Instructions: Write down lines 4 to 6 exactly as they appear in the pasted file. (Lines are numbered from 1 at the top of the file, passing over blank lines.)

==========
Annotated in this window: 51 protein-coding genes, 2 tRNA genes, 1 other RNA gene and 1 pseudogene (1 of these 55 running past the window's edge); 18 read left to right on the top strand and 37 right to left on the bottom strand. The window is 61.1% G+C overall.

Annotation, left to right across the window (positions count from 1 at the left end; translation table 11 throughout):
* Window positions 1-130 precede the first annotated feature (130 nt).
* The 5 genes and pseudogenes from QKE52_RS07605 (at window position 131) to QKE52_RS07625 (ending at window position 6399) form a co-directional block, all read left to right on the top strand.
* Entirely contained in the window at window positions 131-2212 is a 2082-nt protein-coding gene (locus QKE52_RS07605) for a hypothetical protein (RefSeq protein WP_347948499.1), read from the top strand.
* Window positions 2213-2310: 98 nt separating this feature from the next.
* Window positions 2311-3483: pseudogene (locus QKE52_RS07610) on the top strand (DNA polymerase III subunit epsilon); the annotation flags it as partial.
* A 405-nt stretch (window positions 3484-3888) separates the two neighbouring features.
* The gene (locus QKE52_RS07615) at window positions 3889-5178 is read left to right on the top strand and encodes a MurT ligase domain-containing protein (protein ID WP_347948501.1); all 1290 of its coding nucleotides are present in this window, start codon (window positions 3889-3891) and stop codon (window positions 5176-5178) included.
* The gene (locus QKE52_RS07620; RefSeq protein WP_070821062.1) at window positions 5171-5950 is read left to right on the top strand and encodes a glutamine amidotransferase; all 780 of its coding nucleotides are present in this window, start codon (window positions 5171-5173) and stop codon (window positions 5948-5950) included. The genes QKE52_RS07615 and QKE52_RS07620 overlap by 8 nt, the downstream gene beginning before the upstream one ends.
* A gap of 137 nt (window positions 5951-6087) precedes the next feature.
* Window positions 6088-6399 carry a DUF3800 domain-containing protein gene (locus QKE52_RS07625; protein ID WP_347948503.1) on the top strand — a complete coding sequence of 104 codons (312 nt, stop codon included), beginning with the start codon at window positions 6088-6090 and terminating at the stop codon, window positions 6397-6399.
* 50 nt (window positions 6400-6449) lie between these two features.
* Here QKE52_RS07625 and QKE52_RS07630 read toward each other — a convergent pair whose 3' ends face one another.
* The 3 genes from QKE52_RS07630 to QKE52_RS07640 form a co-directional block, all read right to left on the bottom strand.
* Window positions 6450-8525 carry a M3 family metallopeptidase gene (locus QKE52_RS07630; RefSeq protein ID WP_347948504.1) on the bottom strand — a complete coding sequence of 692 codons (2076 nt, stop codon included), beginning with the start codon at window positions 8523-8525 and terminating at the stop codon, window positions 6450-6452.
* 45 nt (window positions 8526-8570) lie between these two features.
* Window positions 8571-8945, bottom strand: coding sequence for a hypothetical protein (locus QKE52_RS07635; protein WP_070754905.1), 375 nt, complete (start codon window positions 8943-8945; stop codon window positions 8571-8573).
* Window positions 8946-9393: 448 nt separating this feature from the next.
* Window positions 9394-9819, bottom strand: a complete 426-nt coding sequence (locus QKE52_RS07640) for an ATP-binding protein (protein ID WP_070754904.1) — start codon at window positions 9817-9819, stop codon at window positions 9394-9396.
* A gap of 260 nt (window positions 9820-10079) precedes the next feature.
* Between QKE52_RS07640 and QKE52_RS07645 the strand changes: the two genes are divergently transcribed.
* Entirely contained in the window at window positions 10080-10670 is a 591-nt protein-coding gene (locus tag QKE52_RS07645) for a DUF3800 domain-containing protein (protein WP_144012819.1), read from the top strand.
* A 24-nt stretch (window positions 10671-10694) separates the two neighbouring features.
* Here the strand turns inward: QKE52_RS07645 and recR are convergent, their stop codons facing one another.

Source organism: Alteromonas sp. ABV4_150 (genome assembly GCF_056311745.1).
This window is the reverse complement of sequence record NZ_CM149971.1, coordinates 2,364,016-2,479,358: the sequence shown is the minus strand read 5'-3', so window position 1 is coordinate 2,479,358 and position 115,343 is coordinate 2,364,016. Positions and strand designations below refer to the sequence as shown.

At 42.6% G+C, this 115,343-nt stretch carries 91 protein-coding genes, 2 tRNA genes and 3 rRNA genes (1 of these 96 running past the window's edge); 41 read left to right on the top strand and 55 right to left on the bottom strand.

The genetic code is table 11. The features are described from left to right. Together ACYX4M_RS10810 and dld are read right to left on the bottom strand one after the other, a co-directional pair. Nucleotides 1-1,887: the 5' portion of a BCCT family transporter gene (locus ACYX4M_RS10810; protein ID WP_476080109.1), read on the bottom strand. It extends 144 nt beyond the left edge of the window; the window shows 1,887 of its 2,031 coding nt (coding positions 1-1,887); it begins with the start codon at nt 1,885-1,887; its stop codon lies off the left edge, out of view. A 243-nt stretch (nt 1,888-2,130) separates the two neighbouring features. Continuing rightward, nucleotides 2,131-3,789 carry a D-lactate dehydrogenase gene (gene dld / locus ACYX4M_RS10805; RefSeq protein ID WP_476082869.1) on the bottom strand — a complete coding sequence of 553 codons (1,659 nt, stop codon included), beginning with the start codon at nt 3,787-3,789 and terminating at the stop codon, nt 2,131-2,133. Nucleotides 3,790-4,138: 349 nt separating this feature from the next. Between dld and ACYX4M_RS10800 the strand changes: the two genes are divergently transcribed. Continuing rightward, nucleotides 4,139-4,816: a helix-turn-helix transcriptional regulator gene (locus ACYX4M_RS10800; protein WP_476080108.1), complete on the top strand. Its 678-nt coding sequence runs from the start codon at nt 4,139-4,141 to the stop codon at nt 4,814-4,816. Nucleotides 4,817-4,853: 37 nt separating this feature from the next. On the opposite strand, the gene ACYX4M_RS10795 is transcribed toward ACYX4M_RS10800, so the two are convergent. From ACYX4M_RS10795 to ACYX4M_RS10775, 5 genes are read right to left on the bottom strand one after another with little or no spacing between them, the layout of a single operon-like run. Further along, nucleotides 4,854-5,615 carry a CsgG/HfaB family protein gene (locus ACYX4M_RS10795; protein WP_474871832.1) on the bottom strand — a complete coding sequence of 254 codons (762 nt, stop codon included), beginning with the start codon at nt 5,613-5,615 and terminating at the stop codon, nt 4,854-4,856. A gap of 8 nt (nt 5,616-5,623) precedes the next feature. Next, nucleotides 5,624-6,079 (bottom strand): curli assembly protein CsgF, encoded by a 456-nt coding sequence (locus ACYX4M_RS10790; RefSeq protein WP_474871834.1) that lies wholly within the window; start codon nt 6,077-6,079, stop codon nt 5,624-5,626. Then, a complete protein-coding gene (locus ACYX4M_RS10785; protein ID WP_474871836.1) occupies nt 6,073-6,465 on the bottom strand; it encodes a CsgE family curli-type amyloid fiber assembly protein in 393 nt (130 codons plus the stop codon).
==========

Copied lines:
* The 5 genes and pseudogenes from QKE52_RS07605 (at window position 131) to QKE52_RS07625 (ending at window position 6399) form a co-directional block, all read left to right on the top strand.
* Entirely contained in the window at window positions 131-2212 is a 2082-nt protein-coding gene (locus QKE52_RS07605) for a hypothetical protein (RefSeq protein WP_347948499.1), read from the top strand.
* Window positions 2213-2310: 98 nt separating this feature from the next.